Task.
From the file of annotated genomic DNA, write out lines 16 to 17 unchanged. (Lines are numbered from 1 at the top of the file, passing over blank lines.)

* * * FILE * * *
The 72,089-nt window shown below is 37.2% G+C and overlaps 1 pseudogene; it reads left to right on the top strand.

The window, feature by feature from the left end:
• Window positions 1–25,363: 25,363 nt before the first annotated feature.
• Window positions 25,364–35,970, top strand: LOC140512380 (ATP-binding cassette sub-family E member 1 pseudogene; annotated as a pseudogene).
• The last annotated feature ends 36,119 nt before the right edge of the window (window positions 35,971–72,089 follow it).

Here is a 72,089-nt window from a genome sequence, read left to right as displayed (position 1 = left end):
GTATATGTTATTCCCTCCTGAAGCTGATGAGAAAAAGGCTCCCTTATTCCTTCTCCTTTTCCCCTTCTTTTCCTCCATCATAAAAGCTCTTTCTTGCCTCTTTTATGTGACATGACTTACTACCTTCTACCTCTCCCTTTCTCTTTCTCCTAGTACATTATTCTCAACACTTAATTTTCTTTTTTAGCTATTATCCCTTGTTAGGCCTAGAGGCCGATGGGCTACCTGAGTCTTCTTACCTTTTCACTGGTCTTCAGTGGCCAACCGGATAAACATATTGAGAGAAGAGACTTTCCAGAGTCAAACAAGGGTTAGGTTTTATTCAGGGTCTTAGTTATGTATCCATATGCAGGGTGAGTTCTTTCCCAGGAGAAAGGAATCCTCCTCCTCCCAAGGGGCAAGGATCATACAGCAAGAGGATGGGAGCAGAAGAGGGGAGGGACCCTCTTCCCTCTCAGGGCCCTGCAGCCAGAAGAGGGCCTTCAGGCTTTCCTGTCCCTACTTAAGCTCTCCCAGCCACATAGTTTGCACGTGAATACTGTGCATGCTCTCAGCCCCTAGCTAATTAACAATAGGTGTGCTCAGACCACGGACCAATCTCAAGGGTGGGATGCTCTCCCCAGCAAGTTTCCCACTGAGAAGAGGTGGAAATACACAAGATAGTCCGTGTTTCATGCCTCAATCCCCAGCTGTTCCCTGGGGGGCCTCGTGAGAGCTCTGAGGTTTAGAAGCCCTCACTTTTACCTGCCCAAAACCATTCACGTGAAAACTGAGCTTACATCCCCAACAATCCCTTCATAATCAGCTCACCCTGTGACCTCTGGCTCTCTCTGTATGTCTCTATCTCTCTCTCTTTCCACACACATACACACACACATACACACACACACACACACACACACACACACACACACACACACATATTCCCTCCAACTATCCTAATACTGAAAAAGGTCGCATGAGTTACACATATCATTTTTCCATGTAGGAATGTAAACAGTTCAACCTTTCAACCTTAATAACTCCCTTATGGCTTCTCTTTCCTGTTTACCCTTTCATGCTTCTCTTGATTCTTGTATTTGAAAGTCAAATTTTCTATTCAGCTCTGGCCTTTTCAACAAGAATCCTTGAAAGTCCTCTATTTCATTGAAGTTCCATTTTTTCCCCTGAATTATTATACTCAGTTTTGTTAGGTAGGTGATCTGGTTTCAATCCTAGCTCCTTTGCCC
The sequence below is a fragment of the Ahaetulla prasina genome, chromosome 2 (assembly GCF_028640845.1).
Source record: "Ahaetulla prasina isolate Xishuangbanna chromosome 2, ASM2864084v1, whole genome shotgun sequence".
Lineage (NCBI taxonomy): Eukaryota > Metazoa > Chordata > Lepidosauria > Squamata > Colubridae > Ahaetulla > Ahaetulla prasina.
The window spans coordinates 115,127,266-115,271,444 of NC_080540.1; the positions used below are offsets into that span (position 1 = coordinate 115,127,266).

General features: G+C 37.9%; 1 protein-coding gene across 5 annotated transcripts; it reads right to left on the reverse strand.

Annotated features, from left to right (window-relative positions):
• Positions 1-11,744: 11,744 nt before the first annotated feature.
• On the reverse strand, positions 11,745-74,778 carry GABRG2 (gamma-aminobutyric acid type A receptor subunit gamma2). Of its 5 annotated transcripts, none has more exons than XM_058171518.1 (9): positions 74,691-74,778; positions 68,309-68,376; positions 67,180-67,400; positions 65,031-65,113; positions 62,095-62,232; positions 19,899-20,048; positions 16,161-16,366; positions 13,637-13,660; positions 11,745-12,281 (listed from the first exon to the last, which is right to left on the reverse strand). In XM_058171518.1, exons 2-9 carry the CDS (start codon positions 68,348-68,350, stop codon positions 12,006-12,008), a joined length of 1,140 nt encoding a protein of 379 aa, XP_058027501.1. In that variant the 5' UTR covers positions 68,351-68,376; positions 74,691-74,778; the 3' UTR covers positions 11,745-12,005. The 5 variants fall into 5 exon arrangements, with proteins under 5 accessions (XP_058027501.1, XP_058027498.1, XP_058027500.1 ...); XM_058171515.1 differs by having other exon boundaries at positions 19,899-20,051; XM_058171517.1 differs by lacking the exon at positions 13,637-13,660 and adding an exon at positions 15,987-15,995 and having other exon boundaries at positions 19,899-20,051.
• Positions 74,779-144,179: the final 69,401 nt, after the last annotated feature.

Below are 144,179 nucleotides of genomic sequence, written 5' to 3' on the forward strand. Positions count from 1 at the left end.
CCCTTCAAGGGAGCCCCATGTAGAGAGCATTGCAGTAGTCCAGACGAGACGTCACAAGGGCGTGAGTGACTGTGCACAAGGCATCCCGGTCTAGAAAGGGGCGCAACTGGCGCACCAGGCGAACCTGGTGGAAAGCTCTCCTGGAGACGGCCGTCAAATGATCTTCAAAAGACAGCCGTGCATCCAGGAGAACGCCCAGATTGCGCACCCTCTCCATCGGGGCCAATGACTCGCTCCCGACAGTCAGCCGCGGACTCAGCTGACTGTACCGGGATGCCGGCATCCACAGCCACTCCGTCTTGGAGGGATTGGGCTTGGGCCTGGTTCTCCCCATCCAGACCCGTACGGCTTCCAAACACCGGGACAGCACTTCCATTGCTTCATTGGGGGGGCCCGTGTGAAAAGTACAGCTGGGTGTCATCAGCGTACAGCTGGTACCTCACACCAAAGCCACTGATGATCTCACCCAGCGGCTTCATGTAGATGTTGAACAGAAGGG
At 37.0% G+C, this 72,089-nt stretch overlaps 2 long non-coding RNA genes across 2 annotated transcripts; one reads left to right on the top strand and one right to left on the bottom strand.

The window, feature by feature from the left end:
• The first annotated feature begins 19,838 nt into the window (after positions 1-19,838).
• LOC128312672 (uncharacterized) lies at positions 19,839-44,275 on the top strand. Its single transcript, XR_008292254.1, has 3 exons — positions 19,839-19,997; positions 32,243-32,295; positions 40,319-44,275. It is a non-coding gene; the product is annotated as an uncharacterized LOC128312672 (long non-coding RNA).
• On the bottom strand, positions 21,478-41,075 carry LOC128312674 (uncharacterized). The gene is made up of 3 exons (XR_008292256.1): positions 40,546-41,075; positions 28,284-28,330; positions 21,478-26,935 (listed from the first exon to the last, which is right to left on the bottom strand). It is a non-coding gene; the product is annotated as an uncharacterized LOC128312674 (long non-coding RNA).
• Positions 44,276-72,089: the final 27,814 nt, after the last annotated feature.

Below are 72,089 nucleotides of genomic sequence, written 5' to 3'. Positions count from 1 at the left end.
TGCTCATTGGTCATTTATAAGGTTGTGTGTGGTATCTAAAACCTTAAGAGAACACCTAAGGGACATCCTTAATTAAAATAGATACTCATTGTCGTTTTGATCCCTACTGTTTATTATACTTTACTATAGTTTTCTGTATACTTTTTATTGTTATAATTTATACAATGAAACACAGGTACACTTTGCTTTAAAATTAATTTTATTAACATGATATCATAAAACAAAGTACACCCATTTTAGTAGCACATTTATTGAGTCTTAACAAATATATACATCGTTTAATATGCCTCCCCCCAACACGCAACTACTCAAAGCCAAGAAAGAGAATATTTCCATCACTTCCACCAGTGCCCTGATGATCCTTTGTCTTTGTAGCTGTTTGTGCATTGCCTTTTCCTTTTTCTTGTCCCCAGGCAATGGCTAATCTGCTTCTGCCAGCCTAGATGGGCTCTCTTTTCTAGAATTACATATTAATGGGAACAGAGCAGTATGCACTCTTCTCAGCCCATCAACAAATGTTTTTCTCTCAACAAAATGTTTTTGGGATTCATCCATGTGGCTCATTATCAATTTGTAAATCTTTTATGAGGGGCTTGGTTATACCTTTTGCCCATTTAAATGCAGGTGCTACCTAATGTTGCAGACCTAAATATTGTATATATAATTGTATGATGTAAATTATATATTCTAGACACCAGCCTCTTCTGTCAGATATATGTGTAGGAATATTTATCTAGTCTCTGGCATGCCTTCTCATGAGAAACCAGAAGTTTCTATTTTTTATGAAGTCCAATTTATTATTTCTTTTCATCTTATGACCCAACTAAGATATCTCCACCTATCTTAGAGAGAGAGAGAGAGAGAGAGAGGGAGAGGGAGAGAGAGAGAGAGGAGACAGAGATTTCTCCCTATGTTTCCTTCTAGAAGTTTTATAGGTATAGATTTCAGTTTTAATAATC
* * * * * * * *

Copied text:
• Positions 74,779-144,179: the final 69,401 nt, after the last annotated feature.

Below are 144,179 nucleotides of genomic sequence, written 5' to 3' on the forward strand. Positions count from 1 at the left end.